“What do we want Matter to say to Us?” Some Scattered Thoughts

I wrote this post in the middle of the night due to some neurotic insomnia. In fact, I had thought I hit the publish button, but I hit the save key instead. Anyways, what follows are some scattered thoughts, loose connections and possibilities for further interrogation all because in my insomniac state I came across this interesting article, “On Plasticity: Sound Cartographies,” by Miguel Leal via Fido the Yak, who links plasticity to the image:

There is some cause for linking the idea of the plastic with the idea of the image. The word plastic comes from the Greek πλαστῐκός which means “fit for molding” and also, when said of persons, “gifted in sculpture.” (I’m relying upon the Greek-English Lexicon of Liddell and Scott for the meaning of Greek words.) It is related to πλάσσω, which means “to form, to mold” and, in one of its senses, “to form an image of a thing in the mind, to imagine.” (Mold, btw, comes to us by way of the French mouler which means “to hug the figure.”) Another meaning of πλάσσω is “to mold or form by training or education.” A πλάσμα is, among other things, an image or figure. The Greeks thus help us think of the image as something shaped and also, perhaps, shaping. What qualities must the sculpted possess in order to sculpt the sculptor? Leal touches on the idea of a thickness necessary for any plasticity. He says that “in order for matter to show its plasticity it is above all necessary to grant it thickness.” (emphasis mine) The double movement of imagination hugs the figure and draws out the form, unfolding in a milieu the emotional thickness of Play-Doh or the temporal thickness of the plasmatic stream. It is perhaps utlimately the thickness of metaphor, which, in kindness to Leal, I will regard as a πλαστῐκή τεχνῶν.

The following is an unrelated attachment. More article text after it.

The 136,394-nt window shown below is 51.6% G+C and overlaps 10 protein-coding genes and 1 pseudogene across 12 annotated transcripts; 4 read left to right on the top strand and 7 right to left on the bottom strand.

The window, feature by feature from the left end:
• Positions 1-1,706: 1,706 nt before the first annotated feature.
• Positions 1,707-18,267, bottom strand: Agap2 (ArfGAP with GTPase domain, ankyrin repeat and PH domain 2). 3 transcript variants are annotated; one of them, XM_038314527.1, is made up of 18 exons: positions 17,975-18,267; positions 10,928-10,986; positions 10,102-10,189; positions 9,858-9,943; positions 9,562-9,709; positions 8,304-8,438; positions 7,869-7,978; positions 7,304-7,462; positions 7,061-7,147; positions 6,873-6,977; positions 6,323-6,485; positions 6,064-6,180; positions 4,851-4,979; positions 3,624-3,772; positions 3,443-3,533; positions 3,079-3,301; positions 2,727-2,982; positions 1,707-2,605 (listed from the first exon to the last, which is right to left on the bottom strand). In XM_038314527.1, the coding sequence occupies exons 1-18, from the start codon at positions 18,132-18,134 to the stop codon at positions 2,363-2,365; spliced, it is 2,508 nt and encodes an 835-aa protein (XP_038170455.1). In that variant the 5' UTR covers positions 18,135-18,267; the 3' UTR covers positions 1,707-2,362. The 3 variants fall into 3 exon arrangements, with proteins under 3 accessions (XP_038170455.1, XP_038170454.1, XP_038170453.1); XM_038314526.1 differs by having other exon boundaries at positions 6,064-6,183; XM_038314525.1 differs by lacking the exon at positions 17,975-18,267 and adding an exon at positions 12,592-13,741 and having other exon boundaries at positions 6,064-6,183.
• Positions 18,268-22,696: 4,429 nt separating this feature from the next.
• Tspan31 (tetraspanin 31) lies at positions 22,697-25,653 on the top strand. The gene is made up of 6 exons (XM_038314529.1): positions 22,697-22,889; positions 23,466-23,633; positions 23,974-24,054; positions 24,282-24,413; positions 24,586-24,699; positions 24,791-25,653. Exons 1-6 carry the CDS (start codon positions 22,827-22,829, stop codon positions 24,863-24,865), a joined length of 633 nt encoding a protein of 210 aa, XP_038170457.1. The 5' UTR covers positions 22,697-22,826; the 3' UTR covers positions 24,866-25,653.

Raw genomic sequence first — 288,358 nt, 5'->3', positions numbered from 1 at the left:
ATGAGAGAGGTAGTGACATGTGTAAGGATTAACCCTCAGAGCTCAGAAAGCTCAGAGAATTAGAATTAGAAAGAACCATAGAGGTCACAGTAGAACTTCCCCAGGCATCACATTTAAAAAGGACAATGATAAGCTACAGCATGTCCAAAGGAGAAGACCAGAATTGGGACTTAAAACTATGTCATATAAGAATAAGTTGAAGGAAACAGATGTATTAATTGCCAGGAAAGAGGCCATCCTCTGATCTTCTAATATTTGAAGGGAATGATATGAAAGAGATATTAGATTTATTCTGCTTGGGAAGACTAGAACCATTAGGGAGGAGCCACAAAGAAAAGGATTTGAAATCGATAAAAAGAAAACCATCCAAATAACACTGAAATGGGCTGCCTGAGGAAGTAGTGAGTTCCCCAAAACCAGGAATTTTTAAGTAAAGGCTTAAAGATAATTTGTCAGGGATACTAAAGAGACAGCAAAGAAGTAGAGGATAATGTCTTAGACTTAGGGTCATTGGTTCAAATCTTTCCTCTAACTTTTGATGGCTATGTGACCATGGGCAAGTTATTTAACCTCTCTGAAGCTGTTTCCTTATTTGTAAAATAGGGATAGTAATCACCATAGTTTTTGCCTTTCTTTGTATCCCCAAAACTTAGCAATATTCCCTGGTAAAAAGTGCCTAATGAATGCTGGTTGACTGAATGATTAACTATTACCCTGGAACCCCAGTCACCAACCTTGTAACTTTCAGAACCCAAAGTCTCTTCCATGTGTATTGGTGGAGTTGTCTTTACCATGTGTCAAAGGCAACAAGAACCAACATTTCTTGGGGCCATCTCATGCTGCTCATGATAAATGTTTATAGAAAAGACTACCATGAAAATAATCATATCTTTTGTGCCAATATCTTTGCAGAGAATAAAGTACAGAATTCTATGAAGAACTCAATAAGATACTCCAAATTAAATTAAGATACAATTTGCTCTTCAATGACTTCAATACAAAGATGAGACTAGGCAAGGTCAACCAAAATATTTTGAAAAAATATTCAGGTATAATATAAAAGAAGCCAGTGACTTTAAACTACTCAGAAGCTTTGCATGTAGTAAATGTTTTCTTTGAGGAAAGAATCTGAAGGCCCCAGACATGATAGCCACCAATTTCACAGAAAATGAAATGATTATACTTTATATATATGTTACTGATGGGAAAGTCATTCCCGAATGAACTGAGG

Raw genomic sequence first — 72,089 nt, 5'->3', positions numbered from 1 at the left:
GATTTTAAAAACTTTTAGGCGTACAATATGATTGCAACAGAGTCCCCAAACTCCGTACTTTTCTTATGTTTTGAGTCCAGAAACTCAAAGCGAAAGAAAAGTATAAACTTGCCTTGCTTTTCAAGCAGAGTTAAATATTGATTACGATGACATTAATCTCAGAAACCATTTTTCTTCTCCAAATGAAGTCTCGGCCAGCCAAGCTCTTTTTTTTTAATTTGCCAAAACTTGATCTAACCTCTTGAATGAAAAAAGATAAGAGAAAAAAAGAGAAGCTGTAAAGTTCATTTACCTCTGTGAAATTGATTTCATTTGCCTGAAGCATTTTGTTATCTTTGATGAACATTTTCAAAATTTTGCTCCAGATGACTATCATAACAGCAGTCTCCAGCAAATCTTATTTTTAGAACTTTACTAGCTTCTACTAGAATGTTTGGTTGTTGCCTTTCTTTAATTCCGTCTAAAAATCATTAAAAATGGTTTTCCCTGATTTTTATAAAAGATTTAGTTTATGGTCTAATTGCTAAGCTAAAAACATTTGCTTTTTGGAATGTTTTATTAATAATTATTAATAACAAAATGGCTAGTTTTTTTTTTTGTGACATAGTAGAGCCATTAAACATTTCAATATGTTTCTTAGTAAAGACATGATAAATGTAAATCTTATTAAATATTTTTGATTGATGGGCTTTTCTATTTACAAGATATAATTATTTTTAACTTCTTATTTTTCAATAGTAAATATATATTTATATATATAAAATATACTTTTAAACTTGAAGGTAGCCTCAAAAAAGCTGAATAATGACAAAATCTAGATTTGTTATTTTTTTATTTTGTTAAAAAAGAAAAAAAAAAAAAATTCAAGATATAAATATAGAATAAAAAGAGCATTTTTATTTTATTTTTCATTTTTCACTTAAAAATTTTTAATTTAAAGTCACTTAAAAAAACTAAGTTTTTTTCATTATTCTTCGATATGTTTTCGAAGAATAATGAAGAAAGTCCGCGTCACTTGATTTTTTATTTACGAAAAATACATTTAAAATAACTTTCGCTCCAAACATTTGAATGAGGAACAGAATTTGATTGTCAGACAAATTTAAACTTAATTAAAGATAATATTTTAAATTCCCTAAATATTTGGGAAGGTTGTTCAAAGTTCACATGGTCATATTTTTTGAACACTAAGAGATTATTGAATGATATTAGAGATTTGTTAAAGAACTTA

This idea of thickness is touched upon by Emmanuel Levinas in some of his early writing so I decided to have a closer look at Existence and Existents. Continue reading

John Currin in The New Yorker


There is a profile of painter John Currin in this week’s issue of The New Yorker and it’s well worth picking it up. If you’re in London, hecurrin.jpg has a forthcoming show there, I believe at the Serpentine Gallery, I had seen a large mid-career retrospective of his work at the Whitney in 2003 in NY and found it to be quite good. He has a kind of very classical style that he mixes with paintings of disproportionate bodies, a sarcastic and twisted sense of humor, and slightly surrealistic takes on Norman Rockwell along with references to painters as diverse as Vermeer, Lucien Freud and Goya. As Tomkins writes in the article, “More than any artist I know, John Currin exemplifies the productive struggle between self-confidence and self-doubt.” From the New Yorker: “Currin’s work ranges from riffs on high-school-yearbook head shots–reminiscent I think of Richter’s Nurse Paintings used most recently by Sonic Youth for the cover art to their album Sonic Nurse–to scenes inspired by Internet pornography, to portraits of family members, including his wife, Rachel, and his son Francis.

The New Yorker has a portfolio of some of Currin’s recent work online here.